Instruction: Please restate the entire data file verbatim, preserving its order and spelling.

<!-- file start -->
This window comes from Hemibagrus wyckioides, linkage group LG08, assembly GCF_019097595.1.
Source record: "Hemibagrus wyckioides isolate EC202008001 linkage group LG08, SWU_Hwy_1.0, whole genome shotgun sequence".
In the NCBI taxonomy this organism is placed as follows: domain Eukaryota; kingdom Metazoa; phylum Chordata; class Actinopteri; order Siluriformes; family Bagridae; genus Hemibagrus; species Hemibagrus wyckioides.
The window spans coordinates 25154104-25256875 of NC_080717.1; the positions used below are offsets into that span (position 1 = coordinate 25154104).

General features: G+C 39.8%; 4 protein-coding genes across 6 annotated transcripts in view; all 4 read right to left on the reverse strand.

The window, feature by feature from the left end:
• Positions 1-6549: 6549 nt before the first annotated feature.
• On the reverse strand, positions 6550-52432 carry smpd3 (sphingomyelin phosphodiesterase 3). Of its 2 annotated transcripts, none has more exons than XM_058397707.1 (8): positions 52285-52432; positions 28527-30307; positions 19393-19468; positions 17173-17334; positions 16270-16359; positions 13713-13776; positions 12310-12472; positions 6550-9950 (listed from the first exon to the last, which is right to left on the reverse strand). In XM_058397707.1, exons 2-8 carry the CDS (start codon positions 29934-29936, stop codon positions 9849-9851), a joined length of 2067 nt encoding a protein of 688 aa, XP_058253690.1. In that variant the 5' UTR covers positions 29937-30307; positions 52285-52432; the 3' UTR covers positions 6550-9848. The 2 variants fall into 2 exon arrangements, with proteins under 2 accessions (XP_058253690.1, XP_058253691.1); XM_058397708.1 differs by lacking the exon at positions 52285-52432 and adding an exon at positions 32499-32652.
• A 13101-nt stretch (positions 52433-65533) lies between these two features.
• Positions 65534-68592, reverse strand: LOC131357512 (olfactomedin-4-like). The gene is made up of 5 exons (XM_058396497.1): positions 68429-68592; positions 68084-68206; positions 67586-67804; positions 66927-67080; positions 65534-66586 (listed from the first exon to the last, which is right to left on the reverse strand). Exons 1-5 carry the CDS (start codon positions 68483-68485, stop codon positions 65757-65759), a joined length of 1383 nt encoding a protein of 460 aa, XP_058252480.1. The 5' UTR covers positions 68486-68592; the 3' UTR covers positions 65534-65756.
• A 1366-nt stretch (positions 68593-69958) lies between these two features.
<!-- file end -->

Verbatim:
This window comes from Hemibagrus wyckioides, linkage group LG08, assembly GCF_019097595.1.
Source record: "Hemibagrus wyckioides isolate EC202008001 linkage group LG08, SWU_Hwy_1.0, whole genome shotgun sequence".
In the NCBI taxonomy this organism is placed as follows: domain Eukaryota; kingdom Metazoa; phylum Chordata; class Actinopteri; order Siluriformes; family Bagridae; genus Hemibagrus; species Hemibagrus wyckioides.
The window spans coordinates 25154104-25256875 of NC_080717.1; the positions used below are offsets into that span (position 1 = coordinate 25154104).

General features: G+C 39.8%; 4 protein-coding genes across 6 annotated transcripts in view; all 4 read right to left on the reverse strand.

The window, feature by feature from the left end:
• Positions 1-6549: 6549 nt before the first annotated feature.
• On the reverse strand, positions 6550-52432 carry smpd3 (sphingomyelin phosphodiesterase 3). Of its 2 annotated transcripts, none has more exons than XM_058397707.1 (8): positions 52285-52432; positions 28527-30307; positions 19393-19468; positions 17173-17334; positions 16270-16359; positions 13713-13776; positions 12310-12472; positions 6550-9950 (listed from the first exon to the last, which is right to left on the reverse strand). In XM_058397707.1, exons 2-8 carry the CDS (start codon positions 29934-29936, stop codon positions 9849-9851), a joined length of 2067 nt encoding a protein of 688 aa, XP_058253690.1. In that variant the 5' UTR covers positions 29937-30307; positions 52285-52432; the 3' UTR covers positions 6550-9848. The 2 variants fall into 2 exon arrangements, with proteins under 2 accessions (XP_058253690.1, XP_058253691.1); XM_058397708.1 differs by lacking the exon at positions 52285-52432 and adding an exon at positions 32499-32652.
• A 13101-nt stretch (positions 52433-65533) lies between these two features.
• Positions 65534-68592, reverse strand: LOC131357512 (olfactomedin-4-like). The gene is made up of 5 exons (XM_058396497.1): positions 68429-68592; positions 68084-68206; positions 67586-67804; positions 66927-67080; positions 65534-66586 (listed from the first exon to the last, which is right to left on the reverse strand). Exons 1-5 carry the CDS (start codon positions 68483-68485, stop codon positions 65757-65759), a joined length of 1383 nt encoding a protein of 460 aa, XP_058252480.1. The 5' UTR covers positions 68486-68592; the 3' UTR covers positions 65534-65756.
• A 1366-nt stretch (positions 68593-69958) lies between these two features.